"Teachers have always had a big influence on me - be it good or bad. As a student, you spend most of your day at school, so the teachers are the people you interact with other than your parents," she explains. "We have a really big educational responsibility. [As a teacher], you're basically building characters. These are words that people easily say, and sometimes we don’t realise how big of an effect we have on people [as teachers], or as human beings in general."

Through an empathetic educational approach, Hebah is hoping to guide students on their journey of unveiling their potential and becoming "the best version of themselves."

"As a teacher, you have to help others to find what’s right for them, not what you think is right. That’s something I am missing in education everywhere."

 

"As a teacher, you have to help others to find what’s right for them, not what you think is right. That’s something I am missing in education everywhere."

"As a teacher, you have to help others to find what’s right for them, not what you think is right. That’s something I am missing in education everywhere."

Though confronted with incessant cultural clashes throughout the years, Nigm considers her mother to be her favourite teacher and greatest inspiration. She calls her her "best friend" but credits both of her parents for being an open book when it came to her bicultural and hence often confusing upbrinding.

“My parents always made it open to me that I was going to live a different life than them. It was essential to my upbringing. Even though it was frustrating, they would always openly tell me if they didn't know how to solve one of my problems. Sometimes I felt like it was unfair that other children could just ask their parents and they would know the answer. But as much as it might be difficult, I feel lucky to be able to develop my character in that way and become more independent. True love means [your parents] will have your back in finding out what's right for you, not what they see as right."

In addition to putting all the cards on the table, her mother taught her the importance of embracing being a role model to others - “Always act in a way that you know could influence someone, so always act in the best possible way."

In addition to studying to become a teacher, Nigm has found a way of influencing others by sharing her wisdom and reflections with the world by creating a YouTube channel that she called "Hebah's Rollercoaster".

"Some people have commented back to me that the name is really long and difficult, but you know, long and difficult - these are my thought processes, so I think it fits," she laughs.

"My goal is to share my thoughts and reflections on things, be it connected to culture, language, dentity, society or maybe even belief in general. I want to create a platform [where people can] interact and join the discussion. That's also why I want it to be a multilingual channel - to connect across borders."

Hebah embodies responsibility like no other, always aware of her actions and words, seemingly fearless of any challenge. I ask her, somewhat incongruously, if there is anything in life that she is most afraid of.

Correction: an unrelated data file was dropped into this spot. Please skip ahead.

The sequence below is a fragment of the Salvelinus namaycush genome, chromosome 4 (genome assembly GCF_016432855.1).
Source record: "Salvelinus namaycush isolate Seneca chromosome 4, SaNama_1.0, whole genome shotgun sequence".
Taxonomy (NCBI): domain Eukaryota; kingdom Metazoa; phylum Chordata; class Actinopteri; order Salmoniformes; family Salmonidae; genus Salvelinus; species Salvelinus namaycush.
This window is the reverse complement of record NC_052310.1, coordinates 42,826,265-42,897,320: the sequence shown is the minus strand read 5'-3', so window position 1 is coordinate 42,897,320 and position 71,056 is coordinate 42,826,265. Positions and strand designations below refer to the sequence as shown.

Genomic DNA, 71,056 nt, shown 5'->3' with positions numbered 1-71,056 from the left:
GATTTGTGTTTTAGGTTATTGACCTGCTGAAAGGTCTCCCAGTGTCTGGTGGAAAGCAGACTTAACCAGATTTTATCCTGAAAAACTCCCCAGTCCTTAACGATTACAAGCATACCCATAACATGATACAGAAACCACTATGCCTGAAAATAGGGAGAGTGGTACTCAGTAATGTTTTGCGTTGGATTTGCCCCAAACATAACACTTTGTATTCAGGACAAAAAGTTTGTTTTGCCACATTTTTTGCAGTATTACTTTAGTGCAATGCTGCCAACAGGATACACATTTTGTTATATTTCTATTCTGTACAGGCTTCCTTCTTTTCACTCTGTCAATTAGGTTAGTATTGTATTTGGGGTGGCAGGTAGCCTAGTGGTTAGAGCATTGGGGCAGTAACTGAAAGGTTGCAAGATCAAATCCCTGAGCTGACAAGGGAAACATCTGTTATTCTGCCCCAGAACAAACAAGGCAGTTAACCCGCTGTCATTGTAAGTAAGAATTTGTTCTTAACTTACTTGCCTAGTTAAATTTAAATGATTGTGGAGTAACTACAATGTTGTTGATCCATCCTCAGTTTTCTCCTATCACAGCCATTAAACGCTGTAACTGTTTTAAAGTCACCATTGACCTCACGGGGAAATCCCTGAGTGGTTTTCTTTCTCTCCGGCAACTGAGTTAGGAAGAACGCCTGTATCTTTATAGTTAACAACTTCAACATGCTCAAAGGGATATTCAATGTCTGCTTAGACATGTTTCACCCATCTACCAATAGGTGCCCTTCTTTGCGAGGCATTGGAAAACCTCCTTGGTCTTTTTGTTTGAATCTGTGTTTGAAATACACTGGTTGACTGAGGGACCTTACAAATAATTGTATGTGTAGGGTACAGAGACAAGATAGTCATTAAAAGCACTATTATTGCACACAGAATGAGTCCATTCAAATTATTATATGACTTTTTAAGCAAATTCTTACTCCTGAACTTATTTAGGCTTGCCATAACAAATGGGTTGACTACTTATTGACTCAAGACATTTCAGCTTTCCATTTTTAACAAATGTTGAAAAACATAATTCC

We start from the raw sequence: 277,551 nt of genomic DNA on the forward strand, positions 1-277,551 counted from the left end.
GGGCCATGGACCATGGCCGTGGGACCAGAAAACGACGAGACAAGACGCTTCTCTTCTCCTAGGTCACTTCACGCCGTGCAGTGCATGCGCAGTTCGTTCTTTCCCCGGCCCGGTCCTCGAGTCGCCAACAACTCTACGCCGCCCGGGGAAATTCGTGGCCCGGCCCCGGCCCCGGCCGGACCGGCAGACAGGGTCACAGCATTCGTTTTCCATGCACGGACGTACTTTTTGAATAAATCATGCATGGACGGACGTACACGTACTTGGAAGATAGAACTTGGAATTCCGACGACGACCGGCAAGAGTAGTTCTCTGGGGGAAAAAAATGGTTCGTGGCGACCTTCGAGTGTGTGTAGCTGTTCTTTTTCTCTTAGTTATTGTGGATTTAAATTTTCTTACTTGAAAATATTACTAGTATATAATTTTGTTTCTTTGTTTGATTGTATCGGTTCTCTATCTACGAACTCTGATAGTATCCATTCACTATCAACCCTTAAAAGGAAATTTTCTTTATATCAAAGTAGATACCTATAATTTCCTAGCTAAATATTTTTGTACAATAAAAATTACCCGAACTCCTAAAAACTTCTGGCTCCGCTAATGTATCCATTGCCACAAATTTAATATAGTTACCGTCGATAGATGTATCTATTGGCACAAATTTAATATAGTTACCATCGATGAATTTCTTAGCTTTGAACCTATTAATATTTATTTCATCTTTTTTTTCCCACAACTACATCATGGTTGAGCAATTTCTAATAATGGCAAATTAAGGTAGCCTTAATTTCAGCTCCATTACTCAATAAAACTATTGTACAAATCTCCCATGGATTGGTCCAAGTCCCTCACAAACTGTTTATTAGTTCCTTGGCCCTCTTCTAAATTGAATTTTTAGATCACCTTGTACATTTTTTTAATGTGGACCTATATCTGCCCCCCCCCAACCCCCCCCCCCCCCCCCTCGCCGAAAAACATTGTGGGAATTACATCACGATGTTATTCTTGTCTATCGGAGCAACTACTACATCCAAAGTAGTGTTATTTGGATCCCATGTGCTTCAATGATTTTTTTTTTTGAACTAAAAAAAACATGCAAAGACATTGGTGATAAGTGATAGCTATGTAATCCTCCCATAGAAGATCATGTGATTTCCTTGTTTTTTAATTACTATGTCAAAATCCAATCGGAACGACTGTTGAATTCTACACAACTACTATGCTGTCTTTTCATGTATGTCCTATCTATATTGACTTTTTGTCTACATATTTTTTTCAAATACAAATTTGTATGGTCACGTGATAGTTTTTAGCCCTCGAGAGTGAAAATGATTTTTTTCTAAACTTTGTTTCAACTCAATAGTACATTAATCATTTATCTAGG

“I like to believe that there isn't. But when you have something in your life that you can hold onto, you feel like any worry you have, you have something that will protect you from that feeling. So I think my only fear is losing that security, or if I translate that, it means losing my faith - that’s my biggest fear.”

"Losing my faith is my biggest fear."

"Losing my faith is my biggest fear."

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"Someone that's scared is also easily manipulated, and I am sure nobody wants that. We're all human beings in the end. We all have the same worries, we all want the same things out of life, even if we approach them differently."

"Someone that's scared is also easily manipulated, and I am sure nobody wants that. We're all human beings in the end. We have the same worries, we all want the same things out of life, even if we approach them differently."

As the conversation organically wraps up, I ask her about her hopes for the future and in true Hebah fashion, she refers to the development she would like to see in this world.

"We all have differences, but it doesn't mean we have to be divided. In fact, we can be combined through the differences. Anything that I don't know much about is going to scare me at first - that's a human reaction. We are scared of what we don't know. But instead of being scared and isolating yourself, try and learn about it. Then try and defeat that. Now most people are scared of Muslims, but that's because you don't know anything about Muslims, except for what you might be hearing from media.

"Someone that's scared is also easily manipulated, and I am sure nobody wants that. We're all human beings in the end, and we all have the same worries, we all want the same things out of life, even if we approach them differenty. The goal is the same for all of us."

Her words remind me of a quote from a book called "A Place for Us" by the Indian-American debut author Fatima Farheen Mirza: "Be careful who you point your blame at. And remember that anytime you point your finger to accuse someone, there are three fingers beneath it, curled to point right back at you."

It is in our power to see the good in people, and it is in our power to greet them with love. At least for her part, Hebah has been doing just that.

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What You Call Home is an audio series, exploring the meaning of home through personal memoirs of people like you and me.

What You Call Home is an audio series, exploring the meaning of home through personal memoirs of people like you and me.